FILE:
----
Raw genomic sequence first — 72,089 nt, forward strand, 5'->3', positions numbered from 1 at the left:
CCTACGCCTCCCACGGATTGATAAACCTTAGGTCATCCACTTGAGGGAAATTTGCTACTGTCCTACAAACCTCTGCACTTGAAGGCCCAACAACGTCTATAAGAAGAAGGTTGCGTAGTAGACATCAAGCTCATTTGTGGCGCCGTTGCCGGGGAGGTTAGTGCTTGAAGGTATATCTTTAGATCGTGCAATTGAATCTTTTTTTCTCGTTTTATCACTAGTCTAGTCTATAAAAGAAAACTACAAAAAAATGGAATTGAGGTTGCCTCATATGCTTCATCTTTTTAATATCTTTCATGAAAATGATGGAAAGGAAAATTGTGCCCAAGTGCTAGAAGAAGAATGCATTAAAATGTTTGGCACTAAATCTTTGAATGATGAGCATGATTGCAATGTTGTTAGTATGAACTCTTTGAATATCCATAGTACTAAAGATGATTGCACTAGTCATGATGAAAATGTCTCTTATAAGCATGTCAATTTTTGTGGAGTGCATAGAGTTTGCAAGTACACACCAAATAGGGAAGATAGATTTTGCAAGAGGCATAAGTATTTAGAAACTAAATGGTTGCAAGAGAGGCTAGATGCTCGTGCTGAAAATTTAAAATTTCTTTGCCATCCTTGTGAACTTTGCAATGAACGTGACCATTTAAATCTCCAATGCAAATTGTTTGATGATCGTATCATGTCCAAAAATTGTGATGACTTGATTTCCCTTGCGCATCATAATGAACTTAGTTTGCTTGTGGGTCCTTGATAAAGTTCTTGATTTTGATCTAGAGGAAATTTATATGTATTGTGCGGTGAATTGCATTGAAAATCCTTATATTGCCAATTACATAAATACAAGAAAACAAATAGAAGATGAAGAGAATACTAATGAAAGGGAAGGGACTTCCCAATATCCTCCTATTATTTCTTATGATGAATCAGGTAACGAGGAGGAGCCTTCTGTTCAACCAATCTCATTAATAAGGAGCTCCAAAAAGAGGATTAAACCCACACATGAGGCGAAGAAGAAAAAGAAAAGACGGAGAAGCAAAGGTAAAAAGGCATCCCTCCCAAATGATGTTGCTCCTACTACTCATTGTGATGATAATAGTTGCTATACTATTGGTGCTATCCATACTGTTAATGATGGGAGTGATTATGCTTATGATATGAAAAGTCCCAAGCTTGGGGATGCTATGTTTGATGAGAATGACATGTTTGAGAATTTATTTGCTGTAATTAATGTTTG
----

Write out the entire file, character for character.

Raw genomic sequence first — 72,089 nt, forward strand, 5'->3', positions numbered from 1 at the left:
CCTACGCCTCCCACGGATTGATAAACCTTAGGTCATCCACTTGAGGGAAATTTGCTACTGTCCTACAAACCTCTGCACTTGAAGGCCCAACAACGTCTATAAGAAGAAGGTTGCGTAGTAGACATCAAGCTCATTTGTGGCGCCGTTGCCGGGGAGGTTAGTGCTTGAAGGTATATCTTTAGATCGTGCAATTGAATCTTTTTTTCTCGTTTTATCACTAGTCTAGTCTATAAAAGAAAACTACAAAAAAATGGAATTGAGGTTGCCTCATATGCTTCATCTTTTTAATATCTTTCATGAAAATGATGGAAAGGAAAATTGTGCCCAAGTGCTAGAAGAAGAATGCATTAAAATGTTTGGCACTAAATCTTTGAATGATGAGCATGATTGCAATGTTGTTAGTATGAACTCTTTGAATATCCATAGTACTAAAGATGATTGCACTAGTCATGATGAAAATGTCTCTTATAAGCATGTCAATTTTTGTGGAGTGCATAGAGTTTGCAAGTACACACCAAATAGGGAAGATAGATTTTGCAAGAGGCATAAGTATTTAGAAACTAAATGGTTGCAAGAGAGGCTAGATGCTCGTGCTGAAAATTTAAAATTTCTTTGCCATCCTTGTGAACTTTGCAATGAACGTGACCATTTAAATCTCCAATGCAAATTGTTTGATGATCGTATCATGTCCAAAAATTGTGATGACTTGATTTCCCTTGCGCATCATAATGAACTTAGTTTGCTTGTGGGTCCTTGATAAAGTTCTTGATTTTGATCTAGAGGAAATTTATATGTATTGTGCGGTGAATTGCATTGAAAATCCTTATATTGCCAATTACATAAATACAAGAAAACAAATAGAAGATGAAGAGAATACTAATGAAAGGGAAGGGACTTCCCAATATCCTCCTATTATTTCTTATGATGAATCAGGTAACGAGGAGGAGCCTTCTGTTCAACCAATCTCATTAATAAGGAGCTCCAAAAAGAGGATTAAACCCACACATGAGGCGAAGAAGAAAAAGAAAAGACGGAGAAGCAAAGGTAAAAAGGCATCCCTCCCAAATGATGTTGCTCCTACTACTCATTGTGATGATAATAGTTGCTATACTATTGGTGCTATCCATACTGTTAATGATGGGAGTGATTATGCTTATGATATGAAAAGTCCCAAGCTTGGGGATGCTATGTTTGATGAGAATGACATGTTTGAGAATTTATTTGCTGTAATTAATGTTTG